True Blood

So HBO’s new vampire series, True Blood, premiered last night. You can read friend Erin’s reaction here.

It’s funny, I had the exact opposite reaction to it than she did.

I couldn’t connect or care about any of the characters and the setting did nothing for me. I found the feisty friend to be over the top, and the general scum-baggery nature of almost every single person in the show was a turn off. The script was meh.

The premise of the show is that vampires have been “outed” to the general public. Everyone knows about them. A synthetic blood has been created that is supposed to make them palatable (ahem) to normal human society. Presumably, with this “True Blood” drink, vampires can live among us without the need to consume their still-living neighbors. Even the characters in the show express some doubt at that idea.

To me, the problem with this is that vampires are still monsters. They are unequivocally evil. So the parallel to whatever civil rights movement you might want to allude to kind of falls apart. Furthermore, vampires are seen as desirable and cool.

I watched one of those “behind the scenes” specials just before the show and I don’t think I’ve ever heard the word “metaphor” spoken so many times in 20 minutes. I found this irritating primarily because it’s so obvious; of course monsters are metaphors. They always have been. Whether it’s a giant killer robot, zombies, werewolves, irradiated ants, or alien invaders, they all represent some facet of the human condition. It’s what you do with the metaphor that counts. Vampires are a bit unique in that they are remarkably versatile; immortality, death, hunger, all sorts of potential uses for them. For True Blood, they kept pounding in the idea that vampirism is a metphor for sex.

That’s fine (though I’d say Buffy, which was completely left out of the special’s account of the history of modern vampire myth, already did it years ago, and I’m sure they weren’t the first). The opening hook features a guy getting a handjob in the car when he excitedly notices a passing store sells True Blood. Later we’re introduced to a couple of vampire fetishists and a brutal tape of a vamp having sex. There was no subtlety to it whatsoever.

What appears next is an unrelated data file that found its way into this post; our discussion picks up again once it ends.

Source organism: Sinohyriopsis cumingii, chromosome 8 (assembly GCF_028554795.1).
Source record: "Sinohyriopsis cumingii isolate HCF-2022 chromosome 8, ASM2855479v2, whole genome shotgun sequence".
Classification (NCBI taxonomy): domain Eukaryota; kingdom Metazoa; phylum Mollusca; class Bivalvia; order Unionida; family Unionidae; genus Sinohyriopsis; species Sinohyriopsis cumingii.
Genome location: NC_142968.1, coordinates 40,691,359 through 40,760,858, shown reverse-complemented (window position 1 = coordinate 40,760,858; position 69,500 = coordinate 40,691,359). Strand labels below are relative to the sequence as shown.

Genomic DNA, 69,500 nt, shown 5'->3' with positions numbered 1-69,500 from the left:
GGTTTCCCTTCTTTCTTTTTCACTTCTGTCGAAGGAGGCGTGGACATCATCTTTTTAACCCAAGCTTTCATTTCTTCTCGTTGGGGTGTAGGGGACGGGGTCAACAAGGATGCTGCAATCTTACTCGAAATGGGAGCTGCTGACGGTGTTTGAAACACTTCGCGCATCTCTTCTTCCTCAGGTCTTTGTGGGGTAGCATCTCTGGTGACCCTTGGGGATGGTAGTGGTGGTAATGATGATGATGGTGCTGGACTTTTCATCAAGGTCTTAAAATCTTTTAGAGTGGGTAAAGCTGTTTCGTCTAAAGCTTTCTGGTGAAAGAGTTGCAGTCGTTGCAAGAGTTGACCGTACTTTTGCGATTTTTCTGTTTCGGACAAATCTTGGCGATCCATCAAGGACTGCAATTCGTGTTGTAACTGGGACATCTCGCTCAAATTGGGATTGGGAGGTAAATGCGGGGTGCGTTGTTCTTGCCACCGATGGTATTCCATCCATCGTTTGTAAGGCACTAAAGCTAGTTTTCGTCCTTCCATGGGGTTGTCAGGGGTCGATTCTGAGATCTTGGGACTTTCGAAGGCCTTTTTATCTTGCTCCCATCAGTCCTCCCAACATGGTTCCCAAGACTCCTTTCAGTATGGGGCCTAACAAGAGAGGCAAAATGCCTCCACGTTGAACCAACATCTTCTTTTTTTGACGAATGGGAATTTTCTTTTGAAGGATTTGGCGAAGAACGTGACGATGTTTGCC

So given the celebrity status of vampires in the show, am I to conclude that serial rapists and murderers are desirable and cool? I guess there is some potential satire and social commentary there, but that’s been done before, too, and it wasn’t all that interesting then, either.

I wasn’t really seeing any layers beyond those two surface-level items, which is another mark against it.

But, like I said, Erin, who is way more into vampires than I am and probably better versed in the modern vamp mythology, liked it quite a bit. I also only watched half the episode, so feel free to take my opinion with a grain of salt. But based on what I saw, it’s not a fictional universe in which I’m interested.

3 thoughts on “True Blood”

  1. Well, I would assume that the vampires won’t all be monsters. Some will just be average blokes looking for a home, such as Bill. If they were unilaterally evil (like the non-souled BtVS vamps — Angel, of course, had more shades of gray), it would be a less interesting universe.

    There are other fictional universes that deal with the vampire civil rights/vampires being outted idea. “Dances with Werewolves” by Carole Nelson Douglas has that premise, and Laurel K. Hamilton’s Anita Blake series portrayed it interestingly in the first few books (before it devolved into an excuse for erotica).

    Perhaps I’m lucky that I didn’t watch the specials, LOL! Ball does seem the type to take himself too seriously. I read some interview quotes from him that turned me off to the series a bit, but decided to check it out anyway and liked it.

  2. I didn’t see the show; didn’t watch it by choice, for the reason Erin mentioned. I tried to get interest in Six Feet Under, another show from Alan Ball (no relation). I gave it up after six or eight episodes, because I found it to be pretentious. Interviews of Ball that I saw, afterward, only confirmed that to me.

  3. I definitely shouldn’t have watched the special, I think it put me halfway to disliking the show before it even started. We were just killing time waiting for the episode to start.

    I’m not familiar with Alan Ball and never saw Six Feet Under. I see he wrote American Beauty, which I liked (though it is basically just a pretentious version of Fight Club. 🙂 )

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